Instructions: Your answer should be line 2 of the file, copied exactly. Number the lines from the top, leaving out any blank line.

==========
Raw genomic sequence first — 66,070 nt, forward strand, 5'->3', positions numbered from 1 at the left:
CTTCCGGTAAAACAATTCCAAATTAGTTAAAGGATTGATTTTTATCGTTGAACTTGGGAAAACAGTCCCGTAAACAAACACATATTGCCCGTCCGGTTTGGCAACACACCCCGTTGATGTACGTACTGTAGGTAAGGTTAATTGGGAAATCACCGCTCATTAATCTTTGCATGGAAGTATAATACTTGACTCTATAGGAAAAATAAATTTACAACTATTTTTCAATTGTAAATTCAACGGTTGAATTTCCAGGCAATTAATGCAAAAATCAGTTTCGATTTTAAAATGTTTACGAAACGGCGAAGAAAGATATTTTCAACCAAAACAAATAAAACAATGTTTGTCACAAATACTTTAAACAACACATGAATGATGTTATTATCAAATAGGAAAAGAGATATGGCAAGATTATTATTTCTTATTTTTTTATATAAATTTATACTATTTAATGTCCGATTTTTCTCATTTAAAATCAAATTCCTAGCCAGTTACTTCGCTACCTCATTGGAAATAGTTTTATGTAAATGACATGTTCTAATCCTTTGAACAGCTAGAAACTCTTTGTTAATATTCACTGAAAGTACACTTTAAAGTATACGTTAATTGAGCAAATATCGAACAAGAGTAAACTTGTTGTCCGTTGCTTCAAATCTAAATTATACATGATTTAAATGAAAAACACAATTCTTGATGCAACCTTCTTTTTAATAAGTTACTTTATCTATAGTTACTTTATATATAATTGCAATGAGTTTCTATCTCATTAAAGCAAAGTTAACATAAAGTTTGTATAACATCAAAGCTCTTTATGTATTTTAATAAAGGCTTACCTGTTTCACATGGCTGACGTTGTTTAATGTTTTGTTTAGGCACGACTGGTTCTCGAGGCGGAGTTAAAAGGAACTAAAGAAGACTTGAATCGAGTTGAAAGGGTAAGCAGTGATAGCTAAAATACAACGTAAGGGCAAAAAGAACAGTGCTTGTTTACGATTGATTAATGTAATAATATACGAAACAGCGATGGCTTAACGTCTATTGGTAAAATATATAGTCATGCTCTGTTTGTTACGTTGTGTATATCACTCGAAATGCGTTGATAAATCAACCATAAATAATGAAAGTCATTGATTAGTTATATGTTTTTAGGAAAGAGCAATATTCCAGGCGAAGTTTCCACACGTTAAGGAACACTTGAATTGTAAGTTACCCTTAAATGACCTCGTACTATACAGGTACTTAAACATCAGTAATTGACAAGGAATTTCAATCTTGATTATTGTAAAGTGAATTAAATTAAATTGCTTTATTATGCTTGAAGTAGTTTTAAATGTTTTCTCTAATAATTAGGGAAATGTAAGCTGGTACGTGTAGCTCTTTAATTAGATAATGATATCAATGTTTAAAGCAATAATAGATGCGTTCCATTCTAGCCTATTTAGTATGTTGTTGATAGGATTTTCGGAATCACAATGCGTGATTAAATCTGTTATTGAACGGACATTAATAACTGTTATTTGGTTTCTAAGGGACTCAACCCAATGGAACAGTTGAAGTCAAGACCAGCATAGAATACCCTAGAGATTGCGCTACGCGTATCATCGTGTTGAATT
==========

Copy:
CTTCCGGTAAAACAATTCCAAATTAGTTAAAGGATTGATTTTTATCGTTGAACTTGGGAAAACAGTCCCGTAAACAAACACATATTGCCCGTCCGGTTTGGCAACACACCCCGTTGATGTACGTACTGTAGGTAAGGTTAATTGGGAAATCACCGCTCATTAATCTTTGCATGGAAGTATAATACTTGACTCTATAGGAAAAATAAATTTACAACTATTTTTCAATTGTAAATTCAACGGTTGAATTTCCAGGCAATTAATGCAAAAATCAGTTTCGATTTTAAAATGTTTACGAAACGGCGAAGAAAGATATTTTCAACCAAAACAAATAAAACAATGTTTGTCACAAATACTTTAAACAACACATGAATGATGTTATTATCAAATAGGAAAAGAGATATGGCAAGATTATTATTTCTTATTTTTTTATATAAATTTATACTATTTAATGTCCGATTTTTCTCATTTAAAATCAAATTCCTAGCCAGTTACTTCGCTACCTCATTGGAAATAGTTTTATGTAAATGACATGTTCTAATCCTTTGAACAGCTAGAAACTCTTTGTTAATATTCACTGAAAGTACACTTTAAAGTATACGTTAATTGAGCAAATATCGAACAAGAGTAAACTTGTTGTCCGTTGCTTCAAATCTAAATTATACATGATTTAAATGAAAAACACAATTCTTGATGCAACCTTCTTTTTAATAAGTTACTTTATCTATAGTTACTTTATATATAATTGCAATGAGTTTCTATCTCATTAAAGCAAAGTTAACATAAAGTTTGTATAACATCAAAGCTCTTTATGTATTTTAATAAAGGCTTACCTGTTTCACATGGCTGACGTTGTTTAATGTTTTGTTTAGGCACGACTGGTTCTCGAGGCGGAGTTAAAAGGAACTAAAGAAGACTTGAATCGAGTTGAAAGGGTAAGCAGTGATAGCTAAAATACAACGTAAGGGCAAAAAGAACAGTGCTTGTTTACGATTGATTAATGTAATAATATACGAAACAGCGATGGCTTAACGTCTATTGGTAAAATATATAGTCATGCTCTGTTTGTTACGTTGTGTATATCACTCGAAATGCGTTGATAAATCAACCATAAATAATGAAAGTCATTGATTAGTTATATGTTTTTAGGAAAGAGCAATATTCCAGGCGAAGTTTCCACACGTTAAGGAACACTTGAATTGTAAGTTACCCTTAAATGACCTCGTACTATACAGGTACTTAAACATCAGTAATTGACAAGGAATTTCAATCTTGATTATTGTAAAGTGAATTAAATTAAATTGCTTTATTATGCTTGAAGTAGTTTTAAATGTTTTCTCTAATAATTAGGGAAATGTAAGCTGGTACGTGTAGCTCTTTAATTAGATAATGATATCAATGTTTAAAGCAATAATAGATGCGTTCCATTCTAGCCTATTTAGTATGTTGTTGATAGGATTTTCGGAATCACAATGCGTGATTAAATCTGTTATTGAACGGACATTAATAACTGTTATTTGGTTTCTAAGGGACTCAACCCAATGGAACAGTTGAAGTCAAGACCAGCATAGAATACCCTAGAGATTGCGCTACGCGTATCATCGTGTTGAATT